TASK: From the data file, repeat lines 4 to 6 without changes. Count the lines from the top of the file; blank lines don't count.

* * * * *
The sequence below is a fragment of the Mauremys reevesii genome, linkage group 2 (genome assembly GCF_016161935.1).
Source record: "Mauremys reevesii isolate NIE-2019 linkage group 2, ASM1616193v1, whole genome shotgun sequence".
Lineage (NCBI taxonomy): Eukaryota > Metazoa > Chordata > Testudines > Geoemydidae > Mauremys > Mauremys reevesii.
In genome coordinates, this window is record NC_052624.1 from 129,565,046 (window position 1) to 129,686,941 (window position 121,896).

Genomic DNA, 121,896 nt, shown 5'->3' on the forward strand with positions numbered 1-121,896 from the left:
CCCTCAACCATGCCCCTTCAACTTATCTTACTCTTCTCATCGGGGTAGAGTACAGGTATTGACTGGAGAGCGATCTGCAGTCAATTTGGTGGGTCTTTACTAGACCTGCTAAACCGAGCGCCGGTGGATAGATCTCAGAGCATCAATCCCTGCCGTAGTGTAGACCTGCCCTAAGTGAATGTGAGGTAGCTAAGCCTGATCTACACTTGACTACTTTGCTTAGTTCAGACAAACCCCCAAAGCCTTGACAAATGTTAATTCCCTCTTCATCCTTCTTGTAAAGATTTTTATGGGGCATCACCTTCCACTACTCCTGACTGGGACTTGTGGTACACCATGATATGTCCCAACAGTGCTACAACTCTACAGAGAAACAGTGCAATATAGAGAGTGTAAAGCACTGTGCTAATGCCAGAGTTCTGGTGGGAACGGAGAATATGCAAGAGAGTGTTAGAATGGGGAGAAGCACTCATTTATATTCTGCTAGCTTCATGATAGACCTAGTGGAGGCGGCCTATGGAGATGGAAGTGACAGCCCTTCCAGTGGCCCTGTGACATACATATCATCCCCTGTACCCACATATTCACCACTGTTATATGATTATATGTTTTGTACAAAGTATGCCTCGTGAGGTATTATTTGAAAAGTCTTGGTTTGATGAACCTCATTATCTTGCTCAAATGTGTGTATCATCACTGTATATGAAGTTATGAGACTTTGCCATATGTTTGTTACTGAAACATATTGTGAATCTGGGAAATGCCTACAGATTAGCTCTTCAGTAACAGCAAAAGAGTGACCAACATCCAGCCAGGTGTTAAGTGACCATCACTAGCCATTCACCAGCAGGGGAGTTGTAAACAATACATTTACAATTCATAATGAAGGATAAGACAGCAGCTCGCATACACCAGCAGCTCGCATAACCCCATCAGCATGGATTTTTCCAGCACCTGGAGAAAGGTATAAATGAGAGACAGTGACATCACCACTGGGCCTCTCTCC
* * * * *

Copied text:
In genome coordinates, this window is record NC_052624.1 from 129,565,046 (window position 1) to 129,686,941 (window position 121,896).

Genomic DNA, 121,896 nt, shown 5'->3' on the forward strand with positions numbered 1-121,896 from the left:
CCCTCAACCATGCCCCTTCAACTTATCTTACTCTTCTCATCGGGGTAGAGTACAGGTATTGACTGGAGAGCGATCTGCAGTCAATTTGGTGGGTCTTTACTAGACCTGCTAAACCGAGCGCCGGTGGATAGATCTCAGAGCATCAATCCCTGCCGTAGTGTAGACCTGCCCTAAGTGAATGTGAGGTAGCTAAGCCTGATCTACACTTGACTACTTTGCTTAGTTCAGACAAACCCCCAAAGCCTTGACAAATGTTAATTCCCTCTTCATCCTTCTTGTAAAGATTTTTATGGGGCATCACCTTCCACTACTCCTGACTGGGACTTGTGGTACACCATGATATGTCCCAACAGTGCTACAACTCTACAGAGAAACAGTGCAATATAGAGAGTGTAAAGCACTGTGCTAATGCCAGAGTTCTGGTGGGAACGGAGAATATGCAAGAGAGTGTTAGAATGGGGAGAAGCACTCATTTATATTCTGCTAGCTTCATGATAGACCTAGTGGAGGCGGCCTATGGAGATGGAAGTGACAGCCCTTCCAGTGGCCCTGTGACATACATATCATCCCCTGTACCCACATATTCACCACTGTTATATGATTATATGTTTTGTACAAAGTATGCCTCGTGAGGTATTATTTGAAAAGTCTTGGTTTGATGAACCTCATTATCTTGCTCAAATGTGTGTATCATCACTGTATATGAAGTTATGAGACTTTGCCATATGTTTGTTACTGAAACATATTGTGAATCTGGGAAATGCCTACAGATTAGCTCTTCAGTAACAGCAAAAGAGTGACCAACATCCAGCCAGGTGTTAAGTGACCATCACTAGCCATTCACCAGCAGGGGAGTTGTAAACAATACATTTACAATTCATAATGAAGGATAAGACAGCAGCTCGCATACACCAGCAGCTCGCATAACCCCATCAGCATGGATTTTTCCAGCACCTGGAGAAAGGTATAAATGAGAGACAGTGACATCACCACTGGGCCTCTCTCC